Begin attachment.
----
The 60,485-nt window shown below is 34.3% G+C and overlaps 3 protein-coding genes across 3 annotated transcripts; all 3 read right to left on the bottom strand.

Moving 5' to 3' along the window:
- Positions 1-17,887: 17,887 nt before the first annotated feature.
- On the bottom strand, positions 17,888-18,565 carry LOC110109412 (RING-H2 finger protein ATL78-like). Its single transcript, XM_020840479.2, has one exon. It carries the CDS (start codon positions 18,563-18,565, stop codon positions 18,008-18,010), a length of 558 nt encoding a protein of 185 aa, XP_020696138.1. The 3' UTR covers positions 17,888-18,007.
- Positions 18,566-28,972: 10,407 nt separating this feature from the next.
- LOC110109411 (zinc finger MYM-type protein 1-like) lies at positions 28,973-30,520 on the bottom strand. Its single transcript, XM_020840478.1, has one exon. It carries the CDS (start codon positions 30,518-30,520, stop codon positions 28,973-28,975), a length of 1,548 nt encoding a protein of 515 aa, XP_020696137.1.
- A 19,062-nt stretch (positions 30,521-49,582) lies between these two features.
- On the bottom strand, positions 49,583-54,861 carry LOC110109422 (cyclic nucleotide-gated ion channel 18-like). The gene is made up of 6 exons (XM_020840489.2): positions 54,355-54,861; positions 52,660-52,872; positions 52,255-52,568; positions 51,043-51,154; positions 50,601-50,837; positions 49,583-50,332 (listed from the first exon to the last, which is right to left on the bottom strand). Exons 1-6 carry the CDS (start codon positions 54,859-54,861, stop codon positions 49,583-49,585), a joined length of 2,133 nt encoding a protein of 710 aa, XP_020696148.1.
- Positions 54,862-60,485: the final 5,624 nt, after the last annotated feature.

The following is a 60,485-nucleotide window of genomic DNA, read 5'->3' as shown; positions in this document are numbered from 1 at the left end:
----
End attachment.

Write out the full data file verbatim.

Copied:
The 60,485-nt window shown below is 34.3% G+C and overlaps 3 protein-coding genes across 3 annotated transcripts; all 3 read right to left on the bottom strand.

Moving 5' to 3' along the window:
- Positions 1-17,887: 17,887 nt before the first annotated feature.
- On the bottom strand, positions 17,888-18,565 carry LOC110109412 (RING-H2 finger protein ATL78-like). Its single transcript, XM_020840479.2, has one exon. It carries the CDS (start codon positions 18,563-18,565, stop codon positions 18,008-18,010), a length of 558 nt encoding a protein of 185 aa, XP_020696138.1. The 3' UTR covers positions 17,888-18,007.
- Positions 18,566-28,972: 10,407 nt separating this feature from the next.
- LOC110109411 (zinc finger MYM-type protein 1-like) lies at positions 28,973-30,520 on the bottom strand. Its single transcript, XM_020840478.1, has one exon. It carries the CDS (start codon positions 30,518-30,520, stop codon positions 28,973-28,975), a length of 1,548 nt encoding a protein of 515 aa, XP_020696137.1.
- A 19,062-nt stretch (positions 30,521-49,582) lies between these two features.
- On the bottom strand, positions 49,583-54,861 carry LOC110109422 (cyclic nucleotide-gated ion channel 18-like). The gene is made up of 6 exons (XM_020840489.2): positions 54,355-54,861; positions 52,660-52,872; positions 52,255-52,568; positions 51,043-51,154; positions 50,601-50,837; positions 49,583-50,332 (listed from the first exon to the last, which is right to left on the bottom strand). Exons 1-6 carry the CDS (start codon positions 54,859-54,861, stop codon positions 49,583-49,585), a joined length of 2,133 nt encoding a protein of 710 aa, XP_020696148.1.
- Positions 54,862-60,485: the final 5,624 nt, after the last annotated feature.

The following is a 60,485-nucleotide window of genomic DNA, read 5'->3' as shown; positions in this document are numbered from 1 at the left end: